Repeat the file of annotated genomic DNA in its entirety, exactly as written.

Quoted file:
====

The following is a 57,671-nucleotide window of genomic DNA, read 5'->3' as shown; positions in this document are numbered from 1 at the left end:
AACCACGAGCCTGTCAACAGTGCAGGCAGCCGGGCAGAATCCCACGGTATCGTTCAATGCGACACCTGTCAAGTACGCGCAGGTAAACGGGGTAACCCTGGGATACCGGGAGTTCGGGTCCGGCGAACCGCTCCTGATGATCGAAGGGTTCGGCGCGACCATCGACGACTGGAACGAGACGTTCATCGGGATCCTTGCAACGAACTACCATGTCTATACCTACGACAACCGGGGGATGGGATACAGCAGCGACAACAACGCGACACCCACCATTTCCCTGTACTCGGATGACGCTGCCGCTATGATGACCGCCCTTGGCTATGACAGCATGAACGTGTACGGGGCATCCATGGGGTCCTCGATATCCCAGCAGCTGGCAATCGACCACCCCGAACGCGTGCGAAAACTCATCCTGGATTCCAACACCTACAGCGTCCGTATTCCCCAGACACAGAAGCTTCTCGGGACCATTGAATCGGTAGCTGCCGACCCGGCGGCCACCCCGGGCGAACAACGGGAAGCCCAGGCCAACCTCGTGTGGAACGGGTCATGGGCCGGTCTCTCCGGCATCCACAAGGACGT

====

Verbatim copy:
The following is a 57,671-nucleotide window of genomic DNA, read 5'->3' as shown; positions in this document are numbered from 1 at the left end:
AACCACGAGCCTGTCAACAGTGCAGGCAGCCGGGCAGAATCCCACGGTATCGTTCAATGCGACACCTGTCAAGTACGCGCAGGTAAACGGGGTAACCCTGGGATACCGGGAGTTCGGGTCCGGCGAACCGCTCCTGATGATCGAAGGGTTCGGCGCGACCATCGACGACTGGAACGAGACGTTCATCGGGATCCTTGCAACGAACTACCATGTCTATACCTACGACAACCGGGGGATGGGATACAGCAGCGACAACAACGCGACACCCACCATTTCCCTGTACTCGGATGACGCTGCCGCTATGATGACCGCCCTTGGCTATGACAGCATGAACGTGTACGGGGCATCCATGGGGTCCTCGATATCCCAGCAGCTGGCAATCGACCACCCCGAACGCGTGCGAAAACTCATCCTGGATTCCAACACCTACAGCGTCCGTATTCCCCAGACACAGAAGCTTCTCGGGACCATTGAATCGGTAGCTGCCGACCCGGCGGCCACCCCGGGCGAACAACGGGAAGCCCAGGCCAACCTCGTGTGGAACGGGTCATGGGCCGGTCTCTCCGGCATCCACAAGGACGT